Who is at Risk
CE Original Date: August 1, 1993
CE Expiration Date: February 28, 2007
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Workers who manufacture or use toluene or toluene-containing products are at increased risk of exposure. An estimated 4 to 5 million workers are occupationally exposed to toluene. Workers at greatest risk for exposure include automobile mechanics; gasoline manufacturers, shippers, and retailers; dye and ink makers; and painters. Other workers who are potentially exposed to toluene include, but are not limited to, the following:
Many organic solvents, including toluene, have an addictive potential. Alcohol or opiates demonstrate a physiologic or biochemical addiction. Toluene is psychologically addictive. The adolescent population is most likely to intentionally abuse solvents, although the prevalence of this abuse is unknown. Solvent inhalation techniques are referred to as "bagging" or "huffing." Studies indicate that volatile-solvent sniffers are typically boys between the ages of 10 and 15 years of age who might concurrently use or later develop an alcohol, marijuana, or opiate habit. In general, solvent abuse tends to decrease with increasing age, but adults of both sexes might also abuse organic solvents.
Because toluene is metabolized in the liver, liver disease can increase its acute toxic effects. Concurrent use of alcohol, which competitively inhibits toluene metabolism, can also increase toluene's acute effects. In addition, experimental animal studies indicate that chronic exposure to toluene augments alcohol-induced fatty liver disease; thus, workers exposed to toluene who are chronic alcohol drinkers can have added risk due to their inability to detoxify alcohol.
Concurrent use of medication with toluene exposure can have an influence on toluene toxicity. Salicylates can competitively inhibit toluene metabolism; concurrent use of salicylates can reduce the clearance of both toluene and salicylates. Studies in humans indicate that the common analgesics, acetaminophen and aspirin, might inhibit toluene metabolism and influence toluene toxicity. CYP2E1 is involved in the initial step of the principal metabolic pathway for toluene and acetaminophen, and represents a potential site for a competitive metabolic interaction. Aspirin and one of the principal downstream metabolites of toluene, benzoyl coenzyme A, are conjugated with glycine. When glycine pools are depleted by competition for glycine by aspirin metabolism, toluene metabolism might be inhibited. In volunteers exposed for 4 hours to 300 mg/m3 toluene (80 parts per million [ppm]) with or without doses (1,000 mg/70 kg=14.3 mg/kg) of acetaminophen (paracetamol) or acetyl salicylic acid (aspirin), co-exposures with these analgesics increased the concentration of toluene in the blood compared with exposure to toluene alone. Acetaminophen co-exposure also significantly increased the area under the blood concentration versus time curve and the apparent blood clearance of toluene, consistent with an inhibition of toluene metabolism. These results are consistent with the hypothesis that high doses of aspirin might potentiate toluene effects on hearing by inhibiting toluene metabolism. This mechanism can be particularly important in workers exposed to toluene.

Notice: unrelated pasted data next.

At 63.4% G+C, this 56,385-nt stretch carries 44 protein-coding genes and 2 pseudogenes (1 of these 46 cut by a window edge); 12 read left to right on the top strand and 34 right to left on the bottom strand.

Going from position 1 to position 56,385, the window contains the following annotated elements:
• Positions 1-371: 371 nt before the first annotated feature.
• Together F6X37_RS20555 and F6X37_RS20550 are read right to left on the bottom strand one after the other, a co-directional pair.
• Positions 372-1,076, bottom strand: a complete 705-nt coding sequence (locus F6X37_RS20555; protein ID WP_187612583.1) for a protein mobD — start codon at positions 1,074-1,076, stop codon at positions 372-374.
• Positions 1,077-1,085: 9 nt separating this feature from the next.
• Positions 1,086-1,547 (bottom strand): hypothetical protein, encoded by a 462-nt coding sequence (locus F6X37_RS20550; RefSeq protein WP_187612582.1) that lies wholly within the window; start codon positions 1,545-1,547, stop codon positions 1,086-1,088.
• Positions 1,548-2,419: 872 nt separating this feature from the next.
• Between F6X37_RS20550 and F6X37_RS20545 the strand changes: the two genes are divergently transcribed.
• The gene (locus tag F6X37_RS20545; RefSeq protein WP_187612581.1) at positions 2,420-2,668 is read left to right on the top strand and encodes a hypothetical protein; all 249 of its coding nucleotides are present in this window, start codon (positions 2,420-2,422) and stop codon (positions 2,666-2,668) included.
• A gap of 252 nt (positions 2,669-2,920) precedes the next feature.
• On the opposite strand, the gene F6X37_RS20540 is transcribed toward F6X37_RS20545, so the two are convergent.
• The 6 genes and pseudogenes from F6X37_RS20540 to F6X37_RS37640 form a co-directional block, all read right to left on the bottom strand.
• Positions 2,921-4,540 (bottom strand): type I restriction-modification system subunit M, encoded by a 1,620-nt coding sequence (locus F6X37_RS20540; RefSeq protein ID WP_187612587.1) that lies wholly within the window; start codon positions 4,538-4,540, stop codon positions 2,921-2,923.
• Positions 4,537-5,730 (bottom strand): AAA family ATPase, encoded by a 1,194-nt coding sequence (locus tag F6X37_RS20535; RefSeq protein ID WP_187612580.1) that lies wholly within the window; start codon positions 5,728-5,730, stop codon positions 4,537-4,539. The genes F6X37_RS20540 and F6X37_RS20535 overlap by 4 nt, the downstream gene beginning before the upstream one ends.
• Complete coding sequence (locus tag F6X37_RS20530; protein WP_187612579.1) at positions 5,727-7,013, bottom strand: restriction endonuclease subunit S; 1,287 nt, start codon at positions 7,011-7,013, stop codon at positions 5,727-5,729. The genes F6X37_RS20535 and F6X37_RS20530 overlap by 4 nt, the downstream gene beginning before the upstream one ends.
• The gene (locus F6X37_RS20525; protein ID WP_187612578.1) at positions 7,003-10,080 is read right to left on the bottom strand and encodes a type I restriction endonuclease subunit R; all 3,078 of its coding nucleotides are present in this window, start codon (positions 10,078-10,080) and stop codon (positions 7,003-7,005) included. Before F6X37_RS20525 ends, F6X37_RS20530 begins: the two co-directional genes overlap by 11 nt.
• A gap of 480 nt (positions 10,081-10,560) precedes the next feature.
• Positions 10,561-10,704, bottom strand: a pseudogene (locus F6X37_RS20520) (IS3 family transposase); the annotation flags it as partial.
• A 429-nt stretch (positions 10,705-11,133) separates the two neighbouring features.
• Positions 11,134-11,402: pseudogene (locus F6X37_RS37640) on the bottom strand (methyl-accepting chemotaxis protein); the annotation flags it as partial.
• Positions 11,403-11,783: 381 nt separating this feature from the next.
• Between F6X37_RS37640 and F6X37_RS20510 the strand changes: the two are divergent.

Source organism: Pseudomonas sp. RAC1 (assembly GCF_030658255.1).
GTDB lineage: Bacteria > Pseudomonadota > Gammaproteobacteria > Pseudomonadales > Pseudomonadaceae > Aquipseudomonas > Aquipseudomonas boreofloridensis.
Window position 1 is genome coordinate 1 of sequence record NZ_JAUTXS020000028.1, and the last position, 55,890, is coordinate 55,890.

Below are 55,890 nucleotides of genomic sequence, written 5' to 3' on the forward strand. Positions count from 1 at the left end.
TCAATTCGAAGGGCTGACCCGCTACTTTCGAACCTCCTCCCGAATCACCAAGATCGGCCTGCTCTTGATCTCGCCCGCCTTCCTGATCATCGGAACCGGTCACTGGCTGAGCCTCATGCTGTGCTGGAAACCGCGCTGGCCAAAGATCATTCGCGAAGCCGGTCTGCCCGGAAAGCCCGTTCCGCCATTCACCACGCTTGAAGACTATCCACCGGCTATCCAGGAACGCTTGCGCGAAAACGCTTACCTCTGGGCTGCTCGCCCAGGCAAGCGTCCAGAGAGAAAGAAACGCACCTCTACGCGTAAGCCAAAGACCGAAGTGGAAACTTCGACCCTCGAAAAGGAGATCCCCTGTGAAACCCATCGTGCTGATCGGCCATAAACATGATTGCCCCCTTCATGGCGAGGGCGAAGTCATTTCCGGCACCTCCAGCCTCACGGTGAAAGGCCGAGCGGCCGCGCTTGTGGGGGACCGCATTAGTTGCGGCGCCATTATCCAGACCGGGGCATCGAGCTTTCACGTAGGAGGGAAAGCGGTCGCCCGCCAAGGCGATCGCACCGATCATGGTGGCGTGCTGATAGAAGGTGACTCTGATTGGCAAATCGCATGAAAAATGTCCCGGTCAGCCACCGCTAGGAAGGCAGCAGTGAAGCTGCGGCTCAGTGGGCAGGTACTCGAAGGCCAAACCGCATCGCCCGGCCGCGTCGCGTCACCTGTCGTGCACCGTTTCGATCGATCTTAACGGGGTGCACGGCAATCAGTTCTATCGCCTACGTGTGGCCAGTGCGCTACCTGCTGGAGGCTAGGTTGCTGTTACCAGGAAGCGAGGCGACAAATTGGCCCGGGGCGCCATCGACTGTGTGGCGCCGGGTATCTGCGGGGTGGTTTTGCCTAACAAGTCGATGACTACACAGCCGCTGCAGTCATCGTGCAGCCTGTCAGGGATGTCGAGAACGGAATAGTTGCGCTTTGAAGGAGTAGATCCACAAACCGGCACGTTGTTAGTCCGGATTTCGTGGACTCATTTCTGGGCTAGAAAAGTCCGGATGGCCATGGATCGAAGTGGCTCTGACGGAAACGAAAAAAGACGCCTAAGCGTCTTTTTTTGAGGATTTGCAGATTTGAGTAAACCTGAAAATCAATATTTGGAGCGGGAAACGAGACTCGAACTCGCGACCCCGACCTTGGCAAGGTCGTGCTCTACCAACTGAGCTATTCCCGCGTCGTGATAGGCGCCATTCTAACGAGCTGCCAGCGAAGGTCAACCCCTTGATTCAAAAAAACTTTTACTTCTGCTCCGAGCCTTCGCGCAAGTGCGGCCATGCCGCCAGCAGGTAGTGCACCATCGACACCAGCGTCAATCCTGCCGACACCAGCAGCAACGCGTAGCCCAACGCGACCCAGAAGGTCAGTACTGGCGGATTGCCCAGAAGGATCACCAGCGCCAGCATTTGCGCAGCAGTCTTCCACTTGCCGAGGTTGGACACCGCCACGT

Like many organic solvents, toluene is a respiratory tract irritant, particularly at high airborne concentrations. Persons with underlying respiratory tract disorders, such as asthma and chronic obstructive pulmonary disease (COPD) or reactive airways dysfunction syndrome (RADS), can experience bronchospasm on exposure to any irritant, including toluene. Because toluene accumulates in adipose tissues, persons who are obese tend to retain more toluene than persons of normal weight, but the clinical significance of this is unknown.
The patient's history is negative for asthma, chronic bronchitis, and allergic conditions. She has not been employed in any position entailing chemical exposure since the toluene diisocyanate exposure 2 years ago, but she has noticed mild, transient chest tightness and difficulty breathing when using self-service gasoline filling stations and when exposed to tobacco smoke.
Could the patient's current problem be related to the spray paint? Explain.
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